It’s becoming something of a tradition that I read at least one Agatha Christie book each month. Not only are they super easy to get through but they just make me feel happy. Considering what the past 12 months have been like, we all need to dedicate more time to the things that make us happy. Christie is not only a fantastic writer but she has an incredibly wicked streak. As I say every time I review one of her books, she understands people and what might compel them to commit murder. In my recent rereadings of her novels, I haven’t actually read any Miss Marple stories yet. I think in terms of the books, I prefer a lot of the Poirot novels but who can’t love Miss Marple. I also think the ITV adaptations of these novels were fabulous. They made a few changes and modernisations but they capture the spirit perfectly. The adaptation of this novel is definitely one of the better ones.
After the travesty that was my previous read, there was a lot of pressure for the next one to be worthwhile. I’ve had Nothing Can Hurt You for a while now and I was really looking forward to reading it. I almost started reading it last December but decided to stick with more seasonal books. I’m glad I waited because I’m not sure that I was in the right mindset last month. After a couple of false starts where I only got through one chapter a night, I raced to the end of this book. It’s the first time in ages when I’ve just stayed up reading. I got to the final chapter at the time I’d normally call lights out but I knew that I had to keep going. Any regret caused by my fatigue the next day was worth it.
Like most book people, Autumn is my favourite time of year. Knitwear weather is starting but we’re still not in the potentially icy period. The leaves are starting to change, the nights are getting darker and socially acceptable to stay inside all the time. It is also the perfect time to read a whole bunch of Agatha Christie. I know people like to use the term “cosy crime” as a pejorative but it’s nothing of the sort. It is, however, cosy. There’s nothing I love more than settling down with a cup of tea and a murder mystery. I have several books that I want to get through this year but I decided to start with this one. Some may think it’s the wrong time of year for a crime thriller set in a Summer holiday resort but why not?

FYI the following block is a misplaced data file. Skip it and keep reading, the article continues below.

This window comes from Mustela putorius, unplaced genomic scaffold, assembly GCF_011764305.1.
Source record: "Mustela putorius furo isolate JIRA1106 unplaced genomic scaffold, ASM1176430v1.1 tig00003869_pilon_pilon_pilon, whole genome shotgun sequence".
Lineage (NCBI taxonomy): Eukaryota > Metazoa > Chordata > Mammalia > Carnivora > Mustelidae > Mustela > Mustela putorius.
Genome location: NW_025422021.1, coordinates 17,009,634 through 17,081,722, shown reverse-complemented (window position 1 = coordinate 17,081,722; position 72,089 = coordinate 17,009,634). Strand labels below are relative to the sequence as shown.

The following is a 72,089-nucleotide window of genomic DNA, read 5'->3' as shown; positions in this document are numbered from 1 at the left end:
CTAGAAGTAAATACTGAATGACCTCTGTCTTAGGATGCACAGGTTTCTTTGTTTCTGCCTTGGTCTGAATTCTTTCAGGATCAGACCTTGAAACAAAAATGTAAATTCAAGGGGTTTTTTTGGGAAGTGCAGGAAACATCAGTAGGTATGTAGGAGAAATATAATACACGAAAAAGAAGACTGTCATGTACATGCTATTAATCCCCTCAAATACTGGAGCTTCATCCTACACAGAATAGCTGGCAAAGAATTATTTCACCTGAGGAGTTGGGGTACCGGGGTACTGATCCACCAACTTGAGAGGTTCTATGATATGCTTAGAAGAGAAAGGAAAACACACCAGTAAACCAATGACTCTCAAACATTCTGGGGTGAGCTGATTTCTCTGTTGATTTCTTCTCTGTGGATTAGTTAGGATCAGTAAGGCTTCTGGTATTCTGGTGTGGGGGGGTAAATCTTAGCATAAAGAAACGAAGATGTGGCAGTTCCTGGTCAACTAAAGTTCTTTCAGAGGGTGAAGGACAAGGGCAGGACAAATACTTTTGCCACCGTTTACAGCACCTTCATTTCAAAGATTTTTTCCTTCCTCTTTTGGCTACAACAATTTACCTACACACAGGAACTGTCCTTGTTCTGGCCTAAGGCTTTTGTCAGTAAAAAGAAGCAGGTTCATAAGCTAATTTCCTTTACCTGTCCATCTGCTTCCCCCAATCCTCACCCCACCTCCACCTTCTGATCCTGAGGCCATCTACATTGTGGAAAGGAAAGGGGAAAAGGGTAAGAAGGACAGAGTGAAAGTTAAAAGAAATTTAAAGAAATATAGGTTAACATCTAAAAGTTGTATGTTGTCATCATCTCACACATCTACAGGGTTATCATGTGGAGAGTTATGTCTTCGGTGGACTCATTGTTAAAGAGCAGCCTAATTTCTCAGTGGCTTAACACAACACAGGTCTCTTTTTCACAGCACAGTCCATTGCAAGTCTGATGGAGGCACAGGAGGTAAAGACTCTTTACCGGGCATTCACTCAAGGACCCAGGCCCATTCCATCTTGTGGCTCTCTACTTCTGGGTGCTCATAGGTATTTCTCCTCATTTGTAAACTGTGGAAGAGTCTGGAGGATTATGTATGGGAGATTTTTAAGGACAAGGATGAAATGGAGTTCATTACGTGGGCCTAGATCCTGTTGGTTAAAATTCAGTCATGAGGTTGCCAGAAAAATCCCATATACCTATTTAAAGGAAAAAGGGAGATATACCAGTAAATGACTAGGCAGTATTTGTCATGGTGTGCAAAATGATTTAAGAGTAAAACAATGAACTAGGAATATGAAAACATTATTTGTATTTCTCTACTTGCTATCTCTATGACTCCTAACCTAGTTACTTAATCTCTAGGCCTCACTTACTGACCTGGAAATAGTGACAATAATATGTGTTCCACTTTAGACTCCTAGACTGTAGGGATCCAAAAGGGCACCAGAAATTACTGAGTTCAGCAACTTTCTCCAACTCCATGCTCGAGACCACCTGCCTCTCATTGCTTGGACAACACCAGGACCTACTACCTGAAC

It’s no secret that I’m a lover of Agatha Christie and that I won’t accept people underestimating her. You may remember that I got angry when The Truants got compared to the Queen of Crime when it wasn’t even a pale imitation. I got even more annoyed when the characters were talking about the books as some twee and childish examples of literature. Christie is a fantastic writer. She understands people and their motives better than most writers. She knows what she’s talking about and she has written some of the best twists of all time. She has ruined me for contemporary crime writers because I know what to look for. I always see it coming because Agatha taught me well. Yesterday was the 130th anniversary of her birth. 2020 also marks the 100th anniversary of her first book being published. It’s a big year for Christie fans. So, as I’m still nowhere near finishing my current read, I decided to dedicate my second bookish post this week to her.
It was genuinely shocking to wake up on Saturday morning to the news that Chadwick Boseman had died after battling cancer since 2016. The actor had kept his medical struggles a secret even as he carried on working. Think about it, he’s given us 3 turns as T’Challa, a biopic about Thurgood Marshall, and Spike Lee’s Da 5 Bloods. All while battling cancer. And not just that. Boseman had already become something of an acting legend and his role as the Black Panther only cemented his importance to Black people all over the world. He will be remembered for all of the work he did to bring Black stories to the big screen and for sticking to his beliefs. You can see how much he meant to people all over the world by the outpouring of grief on social media this weekend. 43 is far too young for anyone to leave us and Boseman’s passing will be felt for a long time to come.